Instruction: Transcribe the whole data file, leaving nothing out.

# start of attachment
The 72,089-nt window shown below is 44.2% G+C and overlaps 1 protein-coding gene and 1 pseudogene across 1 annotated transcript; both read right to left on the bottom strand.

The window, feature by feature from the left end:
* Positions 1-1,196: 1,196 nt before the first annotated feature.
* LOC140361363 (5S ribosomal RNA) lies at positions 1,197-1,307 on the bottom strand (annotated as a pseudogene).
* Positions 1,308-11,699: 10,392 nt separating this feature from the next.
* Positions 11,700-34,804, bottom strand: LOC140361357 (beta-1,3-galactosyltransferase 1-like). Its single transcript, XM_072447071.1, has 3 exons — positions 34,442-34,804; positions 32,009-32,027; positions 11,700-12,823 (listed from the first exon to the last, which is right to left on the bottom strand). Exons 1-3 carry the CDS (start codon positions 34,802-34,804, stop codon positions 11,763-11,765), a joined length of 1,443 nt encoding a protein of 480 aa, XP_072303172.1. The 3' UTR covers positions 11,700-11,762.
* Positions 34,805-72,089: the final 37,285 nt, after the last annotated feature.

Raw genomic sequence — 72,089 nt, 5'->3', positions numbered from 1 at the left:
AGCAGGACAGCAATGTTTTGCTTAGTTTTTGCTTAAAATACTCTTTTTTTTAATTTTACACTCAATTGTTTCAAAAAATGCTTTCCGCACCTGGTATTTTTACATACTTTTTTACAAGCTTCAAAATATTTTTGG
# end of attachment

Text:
The 72,089-nt window shown below is 44.2% G+C and overlaps 1 protein-coding gene and 1 pseudogene across 1 annotated transcript; both read right to left on the bottom strand.

The window, feature by feature from the left end:
* Positions 1-1,196: 1,196 nt before the first annotated feature.
* LOC140361363 (5S ribosomal RNA) lies at positions 1,197-1,307 on the bottom strand (annotated as a pseudogene).
* Positions 1,308-11,699: 10,392 nt separating this feature from the next.
* Positions 11,700-34,804, bottom strand: LOC140361357 (beta-1,3-galactosyltransferase 1-like). Its single transcript, XM_072447071.1, has 3 exons — positions 34,442-34,804; positions 32,009-32,027; positions 11,700-12,823 (listed from the first exon to the last, which is right to left on the bottom strand). Exons 1-3 carry the CDS (start codon positions 34,802-34,804, stop codon positions 11,763-11,765), a joined length of 1,443 nt encoding a protein of 480 aa, XP_072303172.1. The 3' UTR covers positions 11,700-11,762.
* Positions 34,805-72,089: the final 37,285 nt, after the last annotated feature.

Raw genomic sequence — 72,089 nt, 5'->3', positions numbered from 1 at the left:
AGCAGGACAGCAATGTTTTGCTTAGTTTTTGCTTAAAATACTCTTTTTTTTAATTTTACACTCAATTGTTTCAAAAAATGCTTTCCGCACCTGGTATTTTTACATACTTTTTTACAAGCTTCAAAATATTTTTGG